Lean Process Layouts Training

Course Outline
Course Objectives

Intended Audience

People responsible for or involved in process or manufacturing engineering.

Time To Complete

2.5 hours (0.2 CEUs)

What are Lean Manufacturing Process Layouts?

Manufacturing process layouts are an important focus in Lean organizations because they are often full of inefficiencies that lead to wasted time, effort and materials.  The first step in rethinking a manufacturing layout is collecting data about the existing process.  Information such as machine load, takt time, equipment reliability, set-up time, yields, and staffing requirements are necessary inputs for redesigning process layouts.

With data on the existing process, new layouts can be considered in order to minimize cycle time and travel distance and simulate a continuous flow process.  Each scenario will present unique challenges (process flow, physical constraints and support systems) that will need to be considered as the ideal process flow is developed.

Lean Manufacturing Process Layout Online Training

This course explores sources and formats for collecting and analyzing data for lean efforts and shows how to use that data to design process flow patterns and physical layout options leading to lean practices.

This Training Enables Learners To…

  • Improve the efficiency and effectiveness of process layouts.
  • Measure the effects of the improvements.

Recommended Prerequisites

  • Understanding of terminology and philosophy of Lean Manufacturing such as Overview of Lean or equivalent.

You May Also Be Interested In…

  • Lean Manufacturing – Online training that provides learners with a comprehensive understanding of how Lean Manufacturing works in a manufacturing environment.
  • TPM Basics – Focused training on what TPM is and how it can be used to improve the reliability of equipment in a manufacturing environment.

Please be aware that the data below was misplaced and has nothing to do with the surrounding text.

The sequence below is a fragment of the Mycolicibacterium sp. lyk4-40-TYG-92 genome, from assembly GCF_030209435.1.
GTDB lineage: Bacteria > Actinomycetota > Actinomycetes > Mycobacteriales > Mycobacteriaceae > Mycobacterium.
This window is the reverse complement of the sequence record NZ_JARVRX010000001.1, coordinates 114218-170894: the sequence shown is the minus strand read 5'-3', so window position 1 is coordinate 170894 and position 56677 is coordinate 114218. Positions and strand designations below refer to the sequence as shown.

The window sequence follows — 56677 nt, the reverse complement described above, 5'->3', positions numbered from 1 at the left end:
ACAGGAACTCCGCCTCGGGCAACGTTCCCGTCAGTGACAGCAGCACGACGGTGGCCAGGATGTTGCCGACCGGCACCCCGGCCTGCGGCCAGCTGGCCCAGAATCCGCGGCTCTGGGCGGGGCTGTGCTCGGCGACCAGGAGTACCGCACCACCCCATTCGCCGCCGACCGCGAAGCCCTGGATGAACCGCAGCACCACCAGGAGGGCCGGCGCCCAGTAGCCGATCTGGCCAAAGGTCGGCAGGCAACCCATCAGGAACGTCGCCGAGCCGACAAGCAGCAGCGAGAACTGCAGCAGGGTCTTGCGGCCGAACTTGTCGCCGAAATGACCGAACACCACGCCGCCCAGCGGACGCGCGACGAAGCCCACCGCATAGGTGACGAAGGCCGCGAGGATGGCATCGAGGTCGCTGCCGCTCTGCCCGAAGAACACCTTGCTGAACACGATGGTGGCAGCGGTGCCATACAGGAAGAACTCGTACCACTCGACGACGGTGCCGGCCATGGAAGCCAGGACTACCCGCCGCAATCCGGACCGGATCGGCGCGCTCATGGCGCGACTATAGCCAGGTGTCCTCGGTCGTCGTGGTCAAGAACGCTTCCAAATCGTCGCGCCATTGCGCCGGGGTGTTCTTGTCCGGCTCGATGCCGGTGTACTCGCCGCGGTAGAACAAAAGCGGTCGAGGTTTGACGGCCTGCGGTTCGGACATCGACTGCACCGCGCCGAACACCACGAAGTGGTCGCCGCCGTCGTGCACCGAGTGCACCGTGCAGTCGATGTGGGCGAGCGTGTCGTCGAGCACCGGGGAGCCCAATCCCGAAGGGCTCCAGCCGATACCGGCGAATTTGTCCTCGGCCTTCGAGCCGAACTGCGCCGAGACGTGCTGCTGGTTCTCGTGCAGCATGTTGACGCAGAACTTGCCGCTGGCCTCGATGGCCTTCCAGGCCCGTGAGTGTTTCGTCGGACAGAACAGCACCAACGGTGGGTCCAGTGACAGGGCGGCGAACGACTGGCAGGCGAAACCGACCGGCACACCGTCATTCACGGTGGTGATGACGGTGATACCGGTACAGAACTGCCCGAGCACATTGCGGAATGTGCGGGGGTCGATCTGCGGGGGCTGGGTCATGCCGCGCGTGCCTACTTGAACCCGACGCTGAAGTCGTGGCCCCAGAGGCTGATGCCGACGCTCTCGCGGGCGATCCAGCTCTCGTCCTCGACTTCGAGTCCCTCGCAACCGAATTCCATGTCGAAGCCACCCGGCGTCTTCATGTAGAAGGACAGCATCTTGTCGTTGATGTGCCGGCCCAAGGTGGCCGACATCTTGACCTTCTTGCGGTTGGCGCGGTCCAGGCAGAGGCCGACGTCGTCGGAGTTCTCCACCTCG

Lean Process Layouts Course Outline

Lesson 1 | Data Drives Lean

  • Focus efforts on projects that lead to tangible savings.
  • Calculation techniques to generate data include: Time studies, equipment loading, TAKT time, staffing requirements, process yields, and COQ.
  • Sample Worksheets covered include: Lean Project Summary; Cell Target Worksheet; Data Collection Form for Basic Equipment and Utility Parameters; Value-Adding Analysis Worksheet; Process Change-Over/Setup Worksheet; Set-Up Reduction Worksheet; and Lot Size Worksheet.

Lesson 2 | Layout Options

  • Improved layouts are about moving cubic feet (not numbers of items), eliminating crossover points, arranging the process in the natural flow order; linking processes to minimize time and distance; moving equipment together to simulate a continuous process flow; and putting internal customers and suppliers next to each other.
  • Be careful to identify anchors or monuments; do not move them.
  • Typical layout options are explored.

Challenge

  • An assessment of the learner’s progress in this course.

Lean Process Layouts Course Objectives

  • Describe the purpose of setting up work cells based on product families.
  • Explain the purpose of a macro workflow and why it should be developed before micro workflows are determined.
  • Identify major issues to consider when laying out a macro workflow.
  • List factors that must be considered when establishing a micro workflow.

Lean Process Layouts Course Outline

Lesson 1 | Data Drives Lean

  • Focus efforts on projects that lead to tangible savings.
  • Calculation techniques to generate data include: Time studies, equipment loading, TAKT time, staffing requirements, process yields, and COQ.
  • Sample Worksheets covered include: Lean Project Summary; Cell Target Worksheet; Data Collection Form for Basic Equipment and Utility Parameters; Value-Adding Analysis Worksheet; Process Change-Over/Setup Worksheet; Set-Up Reduction Worksheet; and Lot Size Worksheet.

Lesson 2 | Layout Options

  • Improved layouts are about moving cubic feet (not numbers of items), eliminating crossover points, arranging the process in the natural flow order; linking processes to minimize time and distance; moving equipment together to simulate a continuous process flow; and putting internal customers and suppliers next to each other.
  • Be careful to identify anchors or monuments; do not move them.
  • Typical layout options are explored.

Challenge

  • An assessment of the learner's progress in this course.

Lean Process Layouts Course Objectives

  • Describe the purpose of setting up work cells based on product families.
  • Explain the purpose of a macro workflow and why it should be developed before micro workflows are determined.
  • Identify major issues to consider when laying out a macro workflow.
  • List factors that must be considered when establishing a micro workflow.